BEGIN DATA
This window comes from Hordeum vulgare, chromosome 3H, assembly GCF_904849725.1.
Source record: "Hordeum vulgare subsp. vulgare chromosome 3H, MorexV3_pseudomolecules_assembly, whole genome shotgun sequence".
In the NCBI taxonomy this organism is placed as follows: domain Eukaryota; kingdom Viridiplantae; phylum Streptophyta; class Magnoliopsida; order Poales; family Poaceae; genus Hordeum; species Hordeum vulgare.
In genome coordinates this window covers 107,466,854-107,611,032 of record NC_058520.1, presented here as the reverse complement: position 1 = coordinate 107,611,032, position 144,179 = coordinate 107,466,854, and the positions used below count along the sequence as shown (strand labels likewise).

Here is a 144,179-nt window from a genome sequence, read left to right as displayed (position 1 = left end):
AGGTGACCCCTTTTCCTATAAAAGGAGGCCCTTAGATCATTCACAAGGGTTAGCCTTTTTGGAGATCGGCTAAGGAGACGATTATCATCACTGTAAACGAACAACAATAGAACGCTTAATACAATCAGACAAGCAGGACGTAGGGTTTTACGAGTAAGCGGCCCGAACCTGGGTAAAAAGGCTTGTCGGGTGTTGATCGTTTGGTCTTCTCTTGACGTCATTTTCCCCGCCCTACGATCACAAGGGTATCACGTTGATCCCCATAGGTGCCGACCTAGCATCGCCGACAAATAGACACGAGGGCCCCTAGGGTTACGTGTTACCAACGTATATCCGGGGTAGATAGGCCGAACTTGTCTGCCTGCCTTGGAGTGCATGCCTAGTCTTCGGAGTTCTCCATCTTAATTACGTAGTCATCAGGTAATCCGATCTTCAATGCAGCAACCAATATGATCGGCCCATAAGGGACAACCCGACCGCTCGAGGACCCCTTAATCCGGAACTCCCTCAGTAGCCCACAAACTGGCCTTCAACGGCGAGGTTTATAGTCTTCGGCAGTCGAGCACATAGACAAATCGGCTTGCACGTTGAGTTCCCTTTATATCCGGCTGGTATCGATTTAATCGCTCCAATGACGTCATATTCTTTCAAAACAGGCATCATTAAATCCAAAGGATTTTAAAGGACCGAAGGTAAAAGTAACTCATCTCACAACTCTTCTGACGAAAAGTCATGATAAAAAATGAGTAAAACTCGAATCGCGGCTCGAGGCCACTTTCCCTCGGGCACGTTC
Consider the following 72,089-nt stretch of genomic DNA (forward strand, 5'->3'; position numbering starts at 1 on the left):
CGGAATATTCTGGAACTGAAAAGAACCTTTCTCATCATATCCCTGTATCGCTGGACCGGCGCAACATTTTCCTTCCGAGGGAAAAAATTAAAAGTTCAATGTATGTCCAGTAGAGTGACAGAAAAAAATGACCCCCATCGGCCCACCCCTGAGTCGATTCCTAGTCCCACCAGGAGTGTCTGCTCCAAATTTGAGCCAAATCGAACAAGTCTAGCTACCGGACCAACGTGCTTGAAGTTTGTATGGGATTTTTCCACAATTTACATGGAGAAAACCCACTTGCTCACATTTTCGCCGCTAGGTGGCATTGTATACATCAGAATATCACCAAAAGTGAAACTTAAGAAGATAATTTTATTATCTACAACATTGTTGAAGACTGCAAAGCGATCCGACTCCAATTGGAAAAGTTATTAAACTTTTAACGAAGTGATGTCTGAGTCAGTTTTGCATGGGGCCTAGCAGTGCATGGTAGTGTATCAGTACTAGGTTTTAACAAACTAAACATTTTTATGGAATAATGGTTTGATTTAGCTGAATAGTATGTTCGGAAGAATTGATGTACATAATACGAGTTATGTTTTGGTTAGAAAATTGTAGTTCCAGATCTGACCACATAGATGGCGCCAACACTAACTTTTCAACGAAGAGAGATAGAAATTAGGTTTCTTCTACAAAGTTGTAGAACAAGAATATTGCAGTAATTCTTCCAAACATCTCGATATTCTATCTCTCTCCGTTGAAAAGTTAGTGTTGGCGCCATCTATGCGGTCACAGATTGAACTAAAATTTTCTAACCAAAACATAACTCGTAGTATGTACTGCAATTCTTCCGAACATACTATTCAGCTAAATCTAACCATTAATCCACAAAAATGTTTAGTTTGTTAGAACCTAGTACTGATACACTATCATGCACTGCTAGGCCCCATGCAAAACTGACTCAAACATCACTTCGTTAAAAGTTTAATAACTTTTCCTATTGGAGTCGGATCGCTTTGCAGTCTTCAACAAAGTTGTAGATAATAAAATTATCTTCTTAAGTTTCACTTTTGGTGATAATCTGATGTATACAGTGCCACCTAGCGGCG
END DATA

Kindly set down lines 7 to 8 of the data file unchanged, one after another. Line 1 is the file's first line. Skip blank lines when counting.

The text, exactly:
Consider the following 72,089-nt stretch of genomic DNA (forward strand, 5'->3'; position numbering starts at 1 on the left):
CGGAATATTCTGGAACTGAAAAGAACCTTTCTCATCATATCCCTGTATCGCTGGACCGGCGCAACATTTTCCTTCCGAGGGAAAAAATTAAAAGTTCAATGTATGTCCAGTAGAGTGACAGAAAAAAATGACCCCCATCGGCCCACCCCTGAGTCGATTCCTAGTCCCACCAGGAGTGTCTGCTCCAAATTTGAGCCAAATCGAACAAGTCTAGCTACCGGACCAACGTGCTTGAAGTTTGTATGGGATTTTTCCACAATTTACATGGAGAAAACCCACTTGCTCACATTTTCGCCGCTAGGTGGCATTGTATACATCAGAATATCACCAAAAGTGAAACTTAAGAAGATAATTTTATTATCTACAACATTGTTGAAGACTGCAAAGCGATCCGACTCCAATTGGAAAAGTTATTAAACTTTTAACGAAGTGATGTCTGAGTCAGTTTTGCATGGGGCCTAGCAGTGCATGGTAGTGTATCAGTACTAGGTTTTAACAAACTAAACATTTTTATGGAATAATGGTTTGATTTAGCTGAATAGTATGTTCGGAAGAATTGATGTACATAATACGAGTTATGTTTTGGTTAGAAAATTGTAGTTCCAGATCTGACCACATAGATGGCGCCAACACTAACTTTTCAACGAAGAGAGATAGAAATTAGGTTTCTTCTACAAAGTTGTAGAACAAGAATATTGCAGTAATTCTTCCAAACATCTCGATATTCTATCTCTCTCCGTTGAAAAGTTAGTGTTGGCGCCATCTATGCGGTCACAGATTGAACTAAAATTTTCTAACCAAAACATAACTCGTAGTATGTACTGCAATTCTTCCGAACATACTATTCAGCTAAATCTAACCATTAATCCACAAAAATGTTTAGTTTGTTAGAACCTAGTACTGATACACTATCATGCACTGCTAGGCCCCATGCAAAACTGACTCAAACATCACTTCGTTAAAAGTTTAATAACTTTTCCTATTGGAGTCGGATCGCTTTGCAGTCTTCAACAAAGTTGTAGATAATAAAATTATCTTCTTAAGTTTCACTTTTGGTGATAATCTGATGTATACAGTGCCACCTAGCGGCG